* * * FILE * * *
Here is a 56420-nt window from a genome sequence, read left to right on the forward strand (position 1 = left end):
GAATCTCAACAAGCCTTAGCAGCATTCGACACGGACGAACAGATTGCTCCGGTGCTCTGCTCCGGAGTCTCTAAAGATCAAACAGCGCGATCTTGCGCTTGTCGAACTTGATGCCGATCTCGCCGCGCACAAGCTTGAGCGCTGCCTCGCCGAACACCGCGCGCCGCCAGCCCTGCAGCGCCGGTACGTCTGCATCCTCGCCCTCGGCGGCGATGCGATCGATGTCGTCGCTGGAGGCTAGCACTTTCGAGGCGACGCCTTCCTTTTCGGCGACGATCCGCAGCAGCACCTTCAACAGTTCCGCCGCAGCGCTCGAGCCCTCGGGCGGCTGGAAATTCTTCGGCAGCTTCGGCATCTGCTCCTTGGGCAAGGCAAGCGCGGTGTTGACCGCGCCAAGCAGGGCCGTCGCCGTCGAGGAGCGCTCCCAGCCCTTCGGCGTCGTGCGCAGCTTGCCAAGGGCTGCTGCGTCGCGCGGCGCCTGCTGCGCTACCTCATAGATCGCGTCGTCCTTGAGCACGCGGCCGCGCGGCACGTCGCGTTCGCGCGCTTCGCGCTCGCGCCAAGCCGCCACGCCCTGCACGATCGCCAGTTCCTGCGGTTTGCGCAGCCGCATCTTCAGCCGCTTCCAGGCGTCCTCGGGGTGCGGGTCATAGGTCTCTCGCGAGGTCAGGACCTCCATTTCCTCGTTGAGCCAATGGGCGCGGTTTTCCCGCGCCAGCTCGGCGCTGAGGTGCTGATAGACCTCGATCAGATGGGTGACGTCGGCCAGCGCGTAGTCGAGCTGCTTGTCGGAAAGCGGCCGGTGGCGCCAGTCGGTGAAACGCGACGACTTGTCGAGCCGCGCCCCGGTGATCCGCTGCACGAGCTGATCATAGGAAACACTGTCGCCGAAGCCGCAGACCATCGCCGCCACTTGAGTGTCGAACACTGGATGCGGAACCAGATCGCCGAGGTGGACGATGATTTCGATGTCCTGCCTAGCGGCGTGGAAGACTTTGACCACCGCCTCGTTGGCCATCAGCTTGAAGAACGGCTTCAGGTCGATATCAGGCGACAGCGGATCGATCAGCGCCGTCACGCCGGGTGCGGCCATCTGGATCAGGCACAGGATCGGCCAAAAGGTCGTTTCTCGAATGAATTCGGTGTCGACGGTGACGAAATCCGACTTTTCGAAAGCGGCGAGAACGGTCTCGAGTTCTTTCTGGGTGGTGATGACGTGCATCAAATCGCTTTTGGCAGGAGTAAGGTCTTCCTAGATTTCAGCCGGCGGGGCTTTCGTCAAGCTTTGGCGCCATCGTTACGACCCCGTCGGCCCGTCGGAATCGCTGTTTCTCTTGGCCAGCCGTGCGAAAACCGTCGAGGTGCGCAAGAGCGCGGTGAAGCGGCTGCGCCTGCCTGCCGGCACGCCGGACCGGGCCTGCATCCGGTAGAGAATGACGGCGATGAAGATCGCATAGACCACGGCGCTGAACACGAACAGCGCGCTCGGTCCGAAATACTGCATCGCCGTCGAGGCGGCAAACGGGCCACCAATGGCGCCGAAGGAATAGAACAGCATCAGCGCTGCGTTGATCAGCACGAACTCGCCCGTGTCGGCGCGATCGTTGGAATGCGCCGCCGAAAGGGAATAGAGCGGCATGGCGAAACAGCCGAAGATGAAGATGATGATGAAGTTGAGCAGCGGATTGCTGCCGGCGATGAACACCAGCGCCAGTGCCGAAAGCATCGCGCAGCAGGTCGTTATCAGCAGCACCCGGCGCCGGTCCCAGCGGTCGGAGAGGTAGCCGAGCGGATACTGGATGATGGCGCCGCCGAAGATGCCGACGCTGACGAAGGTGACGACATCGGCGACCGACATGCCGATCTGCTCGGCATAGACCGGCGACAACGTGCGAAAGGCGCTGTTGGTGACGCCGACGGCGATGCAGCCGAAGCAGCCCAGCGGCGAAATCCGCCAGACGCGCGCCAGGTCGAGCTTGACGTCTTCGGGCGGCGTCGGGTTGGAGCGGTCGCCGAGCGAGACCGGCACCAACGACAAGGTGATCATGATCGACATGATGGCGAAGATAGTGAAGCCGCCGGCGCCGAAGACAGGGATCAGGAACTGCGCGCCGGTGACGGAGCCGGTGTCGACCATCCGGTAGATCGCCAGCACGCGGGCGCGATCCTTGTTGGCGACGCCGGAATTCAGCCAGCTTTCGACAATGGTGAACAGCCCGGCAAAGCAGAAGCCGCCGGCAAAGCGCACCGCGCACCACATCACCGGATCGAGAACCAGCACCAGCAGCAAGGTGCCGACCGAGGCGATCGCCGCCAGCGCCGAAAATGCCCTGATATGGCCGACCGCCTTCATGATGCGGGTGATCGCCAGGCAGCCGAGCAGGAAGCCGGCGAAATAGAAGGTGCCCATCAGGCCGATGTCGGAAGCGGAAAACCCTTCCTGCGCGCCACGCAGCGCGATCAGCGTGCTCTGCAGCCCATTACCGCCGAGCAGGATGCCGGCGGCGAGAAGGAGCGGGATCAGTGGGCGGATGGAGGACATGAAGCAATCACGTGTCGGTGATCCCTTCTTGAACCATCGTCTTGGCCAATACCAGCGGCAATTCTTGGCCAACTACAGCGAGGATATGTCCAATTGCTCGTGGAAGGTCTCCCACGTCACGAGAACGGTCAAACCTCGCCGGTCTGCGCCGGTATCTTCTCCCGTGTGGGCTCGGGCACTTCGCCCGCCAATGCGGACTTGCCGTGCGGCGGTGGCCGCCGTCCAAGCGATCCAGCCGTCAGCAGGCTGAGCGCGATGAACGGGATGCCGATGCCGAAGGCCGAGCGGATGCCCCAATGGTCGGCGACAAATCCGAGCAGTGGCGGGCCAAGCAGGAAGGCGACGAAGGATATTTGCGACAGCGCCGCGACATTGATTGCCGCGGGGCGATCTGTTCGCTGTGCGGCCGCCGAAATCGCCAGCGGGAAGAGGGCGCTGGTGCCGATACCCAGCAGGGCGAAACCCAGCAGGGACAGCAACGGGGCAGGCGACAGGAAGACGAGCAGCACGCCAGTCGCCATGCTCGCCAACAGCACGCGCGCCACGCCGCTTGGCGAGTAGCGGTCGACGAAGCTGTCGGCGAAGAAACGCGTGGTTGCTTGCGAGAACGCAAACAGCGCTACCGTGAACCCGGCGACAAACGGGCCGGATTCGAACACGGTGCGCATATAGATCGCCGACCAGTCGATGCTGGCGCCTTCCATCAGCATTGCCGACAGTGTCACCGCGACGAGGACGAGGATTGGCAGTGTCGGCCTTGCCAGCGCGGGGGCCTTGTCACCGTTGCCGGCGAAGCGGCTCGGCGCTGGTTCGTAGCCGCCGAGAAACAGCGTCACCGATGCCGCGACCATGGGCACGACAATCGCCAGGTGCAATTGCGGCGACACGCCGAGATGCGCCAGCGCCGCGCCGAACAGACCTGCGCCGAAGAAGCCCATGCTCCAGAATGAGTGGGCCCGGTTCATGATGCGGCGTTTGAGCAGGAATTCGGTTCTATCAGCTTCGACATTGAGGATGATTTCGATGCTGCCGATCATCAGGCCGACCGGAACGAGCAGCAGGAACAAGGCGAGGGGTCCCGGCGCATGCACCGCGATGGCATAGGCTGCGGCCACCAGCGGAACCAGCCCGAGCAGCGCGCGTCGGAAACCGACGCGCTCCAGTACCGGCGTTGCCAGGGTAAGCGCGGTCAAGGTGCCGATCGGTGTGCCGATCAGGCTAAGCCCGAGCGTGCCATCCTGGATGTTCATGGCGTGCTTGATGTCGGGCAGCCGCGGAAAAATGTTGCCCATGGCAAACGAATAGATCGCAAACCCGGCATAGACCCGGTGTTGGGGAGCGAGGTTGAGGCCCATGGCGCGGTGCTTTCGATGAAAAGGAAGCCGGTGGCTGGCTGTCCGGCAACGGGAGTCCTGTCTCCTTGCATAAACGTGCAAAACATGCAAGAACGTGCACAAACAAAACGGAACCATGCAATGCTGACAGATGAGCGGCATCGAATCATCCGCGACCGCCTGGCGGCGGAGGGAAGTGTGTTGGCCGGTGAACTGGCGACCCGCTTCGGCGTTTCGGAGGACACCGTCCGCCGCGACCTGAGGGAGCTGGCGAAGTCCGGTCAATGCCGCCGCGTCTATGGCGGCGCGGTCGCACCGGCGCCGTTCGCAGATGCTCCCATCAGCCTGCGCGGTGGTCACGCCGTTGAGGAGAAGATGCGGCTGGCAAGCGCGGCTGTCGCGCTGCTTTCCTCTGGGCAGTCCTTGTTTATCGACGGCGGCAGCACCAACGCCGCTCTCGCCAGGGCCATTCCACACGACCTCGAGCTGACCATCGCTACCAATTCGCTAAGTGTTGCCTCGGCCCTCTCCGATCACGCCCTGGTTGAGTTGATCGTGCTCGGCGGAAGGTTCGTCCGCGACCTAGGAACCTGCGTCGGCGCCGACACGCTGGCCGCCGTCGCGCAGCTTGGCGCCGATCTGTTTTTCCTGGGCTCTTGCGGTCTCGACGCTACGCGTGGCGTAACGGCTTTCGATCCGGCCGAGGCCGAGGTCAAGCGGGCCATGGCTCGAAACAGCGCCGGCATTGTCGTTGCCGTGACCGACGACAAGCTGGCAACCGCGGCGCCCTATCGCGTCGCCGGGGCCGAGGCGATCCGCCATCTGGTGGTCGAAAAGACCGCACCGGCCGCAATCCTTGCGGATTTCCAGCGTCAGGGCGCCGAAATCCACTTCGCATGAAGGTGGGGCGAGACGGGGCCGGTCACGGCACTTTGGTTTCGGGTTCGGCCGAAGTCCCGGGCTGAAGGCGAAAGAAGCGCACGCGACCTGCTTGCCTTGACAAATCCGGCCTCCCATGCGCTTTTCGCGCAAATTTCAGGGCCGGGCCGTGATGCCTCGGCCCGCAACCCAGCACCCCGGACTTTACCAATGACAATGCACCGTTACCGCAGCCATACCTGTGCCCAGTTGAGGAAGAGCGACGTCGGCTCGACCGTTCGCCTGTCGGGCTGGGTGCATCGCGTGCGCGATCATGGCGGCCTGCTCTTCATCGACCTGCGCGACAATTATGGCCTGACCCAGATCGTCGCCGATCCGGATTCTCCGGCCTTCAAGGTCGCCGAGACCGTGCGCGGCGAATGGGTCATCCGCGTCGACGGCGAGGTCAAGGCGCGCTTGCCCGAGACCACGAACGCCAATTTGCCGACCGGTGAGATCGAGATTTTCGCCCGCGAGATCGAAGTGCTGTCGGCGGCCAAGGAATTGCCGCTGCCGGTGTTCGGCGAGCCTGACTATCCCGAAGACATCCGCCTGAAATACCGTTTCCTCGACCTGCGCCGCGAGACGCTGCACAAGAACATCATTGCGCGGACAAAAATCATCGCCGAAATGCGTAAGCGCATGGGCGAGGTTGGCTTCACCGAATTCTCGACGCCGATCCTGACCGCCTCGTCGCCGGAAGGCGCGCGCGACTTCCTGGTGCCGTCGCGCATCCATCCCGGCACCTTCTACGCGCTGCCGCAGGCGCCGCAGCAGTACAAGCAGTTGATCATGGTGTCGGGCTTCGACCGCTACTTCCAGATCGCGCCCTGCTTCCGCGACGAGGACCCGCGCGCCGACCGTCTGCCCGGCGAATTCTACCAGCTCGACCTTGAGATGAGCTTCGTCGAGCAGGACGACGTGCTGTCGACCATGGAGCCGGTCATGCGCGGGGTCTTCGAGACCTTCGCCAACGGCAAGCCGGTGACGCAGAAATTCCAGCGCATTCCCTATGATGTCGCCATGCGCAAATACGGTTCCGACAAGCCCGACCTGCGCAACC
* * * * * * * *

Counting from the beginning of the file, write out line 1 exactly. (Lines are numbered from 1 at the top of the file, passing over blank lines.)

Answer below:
Here is a 56420-nt window from a genome sequence, read left to right on the forward strand (position 1 = left end):